Small, local banks with aspirations to drive wealth and build up neighborhoods populated by people of color started appearing across the U.S. in the 1900s. Often founded by visionary and civic-minded people focused on the best economic interests of their communities, these banks are now known as minority depository institutions, or MDIs.
Although African American MDIs have proliferated at several points in history, they have also struggled disproportionately due to recessions and other impacts, not unlike the people within the low- and moderate-income neighborhoods they serve. According to a Federal Deposit Insurance Corporation MDI Study, from 2001 to 2018, the number of African American MDIs declined by more than half. From a height of more than 100 Black-owned MDIs, only about 20 exist now.
“MDIs are a viable and very important sector of the banking industry that can directly support the financial health of communities where typically there are gaps in banking services.”
— Gigi Dixon, head of External Engagement for Wells Fargo’s Diverse Segments, Representation & Inclusion group
In recent months, a growing movement to bank with Black-owned financial institutions has taken hold, with promotion of MDIs coming from places as disparate as the FDIC and the rap music industry.
From within the banking industry, Wells Fargo has been a leader in empowering MDIs. The company is taking a strategic approach by infusing Black-owned MDIs with equity investments. In addition to the capital investments, Wells Fargo banking teams will be working with MDIs to provide financial, technological, and product development expertise.
Wells Fargo invests in Black-owned banks
Wells Fargo has announced investments in the following institutions:
- Broadway Federal Bank*, in Los Angeles, California
- Carver Federal Savings Bank, in New York, New York
- Citizens Savings Bank & Trust, in Nashville, Tennessee
- Commonwealth National Bank, in Mobile, Alabama
- M&F Bank, in Durham, North Carolina
- Optus Bank, in Columbia, South Carolina
Others are expected to join the list further in 2021.
“MDIs are a viable and very important sector of the banking industry that can directly support the financial health of communities where typically there are gaps in banking services,” said Gigi Dixon, head of External Engagement for Wells Fargo’s Diverse Segments, Representation & Inclusion group. “By working together with MDIs, Wells Fargo can address some of the issues where these banks are located and help reach the unbanked. These investments will complement our community development efforts while positively impacting people in many communities we serve.”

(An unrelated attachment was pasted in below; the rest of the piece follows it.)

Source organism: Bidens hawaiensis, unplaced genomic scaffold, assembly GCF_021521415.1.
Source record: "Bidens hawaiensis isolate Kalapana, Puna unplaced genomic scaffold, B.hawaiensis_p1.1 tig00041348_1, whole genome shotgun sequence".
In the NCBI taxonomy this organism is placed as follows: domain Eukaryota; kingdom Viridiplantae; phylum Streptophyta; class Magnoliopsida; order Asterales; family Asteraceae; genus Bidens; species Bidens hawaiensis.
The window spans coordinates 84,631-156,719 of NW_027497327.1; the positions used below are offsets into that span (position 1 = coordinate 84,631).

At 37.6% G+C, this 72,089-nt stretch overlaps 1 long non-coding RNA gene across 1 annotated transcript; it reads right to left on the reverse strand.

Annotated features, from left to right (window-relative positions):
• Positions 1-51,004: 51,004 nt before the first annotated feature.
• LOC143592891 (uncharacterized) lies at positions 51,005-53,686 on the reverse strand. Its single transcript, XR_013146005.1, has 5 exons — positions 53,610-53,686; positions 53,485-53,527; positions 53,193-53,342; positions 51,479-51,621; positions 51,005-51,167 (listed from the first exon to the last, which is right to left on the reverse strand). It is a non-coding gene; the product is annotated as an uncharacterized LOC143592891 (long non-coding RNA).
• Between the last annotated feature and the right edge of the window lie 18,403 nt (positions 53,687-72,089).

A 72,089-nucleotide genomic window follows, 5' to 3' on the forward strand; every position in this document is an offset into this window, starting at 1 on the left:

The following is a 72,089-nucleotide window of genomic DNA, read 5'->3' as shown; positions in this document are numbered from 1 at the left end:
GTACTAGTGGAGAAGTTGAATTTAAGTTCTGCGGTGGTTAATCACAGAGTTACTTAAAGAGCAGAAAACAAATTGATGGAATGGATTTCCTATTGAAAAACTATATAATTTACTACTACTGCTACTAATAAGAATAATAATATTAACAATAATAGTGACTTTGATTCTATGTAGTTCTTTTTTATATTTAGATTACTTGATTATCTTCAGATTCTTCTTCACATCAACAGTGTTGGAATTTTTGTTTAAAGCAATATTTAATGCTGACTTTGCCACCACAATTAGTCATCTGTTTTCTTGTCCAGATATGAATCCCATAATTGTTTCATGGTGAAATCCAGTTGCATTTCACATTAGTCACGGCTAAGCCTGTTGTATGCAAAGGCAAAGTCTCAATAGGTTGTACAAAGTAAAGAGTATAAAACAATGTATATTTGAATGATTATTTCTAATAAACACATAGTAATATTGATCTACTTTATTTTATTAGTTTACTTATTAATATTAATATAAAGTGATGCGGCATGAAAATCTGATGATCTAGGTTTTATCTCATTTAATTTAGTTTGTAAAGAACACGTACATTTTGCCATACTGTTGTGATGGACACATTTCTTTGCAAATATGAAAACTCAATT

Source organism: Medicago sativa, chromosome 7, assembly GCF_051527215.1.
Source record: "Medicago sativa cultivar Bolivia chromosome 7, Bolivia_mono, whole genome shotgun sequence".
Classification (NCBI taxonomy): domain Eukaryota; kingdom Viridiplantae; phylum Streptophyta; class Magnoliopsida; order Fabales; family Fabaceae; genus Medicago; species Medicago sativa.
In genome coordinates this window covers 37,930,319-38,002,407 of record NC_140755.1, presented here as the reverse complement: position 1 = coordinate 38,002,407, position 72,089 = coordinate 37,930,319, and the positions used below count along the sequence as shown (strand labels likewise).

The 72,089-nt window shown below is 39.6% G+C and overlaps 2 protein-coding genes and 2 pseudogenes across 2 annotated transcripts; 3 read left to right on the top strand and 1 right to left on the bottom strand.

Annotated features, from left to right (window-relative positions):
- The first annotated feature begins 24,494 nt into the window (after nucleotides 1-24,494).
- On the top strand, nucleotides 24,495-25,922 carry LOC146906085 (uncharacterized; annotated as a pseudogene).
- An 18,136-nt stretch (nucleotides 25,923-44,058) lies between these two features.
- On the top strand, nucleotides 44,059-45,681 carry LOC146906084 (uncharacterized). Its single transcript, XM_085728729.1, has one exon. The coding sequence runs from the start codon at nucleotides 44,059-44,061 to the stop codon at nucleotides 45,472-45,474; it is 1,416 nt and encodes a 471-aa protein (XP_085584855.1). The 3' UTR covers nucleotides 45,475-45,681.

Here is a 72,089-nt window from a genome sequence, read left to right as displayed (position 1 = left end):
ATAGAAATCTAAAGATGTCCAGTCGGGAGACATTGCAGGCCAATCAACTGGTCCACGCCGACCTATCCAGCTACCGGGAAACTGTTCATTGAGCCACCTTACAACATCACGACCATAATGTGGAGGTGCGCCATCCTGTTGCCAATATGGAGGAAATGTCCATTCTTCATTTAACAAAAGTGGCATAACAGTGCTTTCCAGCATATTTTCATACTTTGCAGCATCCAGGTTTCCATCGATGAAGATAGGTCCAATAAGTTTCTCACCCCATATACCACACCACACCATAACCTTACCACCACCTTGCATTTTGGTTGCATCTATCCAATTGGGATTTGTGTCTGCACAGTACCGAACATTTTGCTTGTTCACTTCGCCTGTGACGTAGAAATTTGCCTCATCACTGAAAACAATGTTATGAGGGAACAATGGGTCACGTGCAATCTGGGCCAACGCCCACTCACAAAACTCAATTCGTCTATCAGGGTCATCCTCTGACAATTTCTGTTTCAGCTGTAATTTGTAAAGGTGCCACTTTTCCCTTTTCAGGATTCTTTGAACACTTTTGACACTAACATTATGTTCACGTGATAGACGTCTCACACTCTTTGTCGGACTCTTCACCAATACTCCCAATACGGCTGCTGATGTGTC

The recent equity investments in African American MDIs are part of Wells Fargo’s pledge to invest up to $50 million in Black-owned banks.
“This is not a ‘check-the-box’ investment,” said Jonathan Jacob, senior vice president of Wells Fargo Corporate Development. “Evaluation of these investments includes collaboration with senior management to identify ways that we can deliver the capabilities of Wells Fargo to address the MDIs’ key strategic priorities. We’re very grateful that their leadership teams have dedicated a lot of time and energy with us to make sure we are finding the most appropriate and sustainable forms of investment.”
Jacob’s team has worked closely on one of the initial investments with Wayne-Kent Bradshaw, CEO of Broadway Federal, which announced plans to merge with City First Bank of Washington, D.C., in August 2020, and will form the largest Black-led bank in the U.S. post-transaction.
“We continue the same legacy the bank was founded upon, except we focus within the context of the Community Reinvestment Act to meet needs in communities where the working class live,” Bradshaw said. “The investment from Wells Fargo enhances our ability to keep our loans, so the main benefit is that we will be able to continue to do what we do, and keep more loans in our portfolio.”
Similarly, the investment will enable positive economic transformations for clients of Optus Bank in South Carolina, which focuses on small business and personal banking.
“The investment and support from Wells Fargo will allow us to substantially increase our impact on closing the racial wealth gap,” said Dominik Mjartan, president and CEO of Optus Bank. “We are grateful and committed to ensuring that this capital helps drive transformational wealth building opportunities for our communities and customers.”
“The investment and support from Wells Fargo will allow us to substantially increase our impact on closing the racial wealth gap. We are grateful and committed to ensuring that this capital helps drive transformational wealth building opportunities for our communities and customers.”
— Dominik Mjartan, president and CEO of Optus Bank
The investments are also part of a broader industry effort to promote the vitality of MDIs. In December 2020, Wells Fargo was one of the first banks to sign the Office of the Comptroller of the Currency’s Project REACh MDI Pledge, which encourages all large and midsize banks to develop meaningful partnerships with MDIs. The signatories are allying to maintain MDIs as a vibrant part of the economic landscape and better promote fair, equal, and full access to financial products and services in their communities.
“We are trying to break the cycle where these institutions and their communities have faced barriers to raising significant capital,” Dixon said. “Ideally, this is going to promote the ability of MDIs to stimulate growth in low- to middle-income communities and be more profitable.”
*Broadway Federal is expected to merge with City First Bank in early 2021 and will become the largest African American MDI. Wells Fargo’s investment will close upon completion of the merger.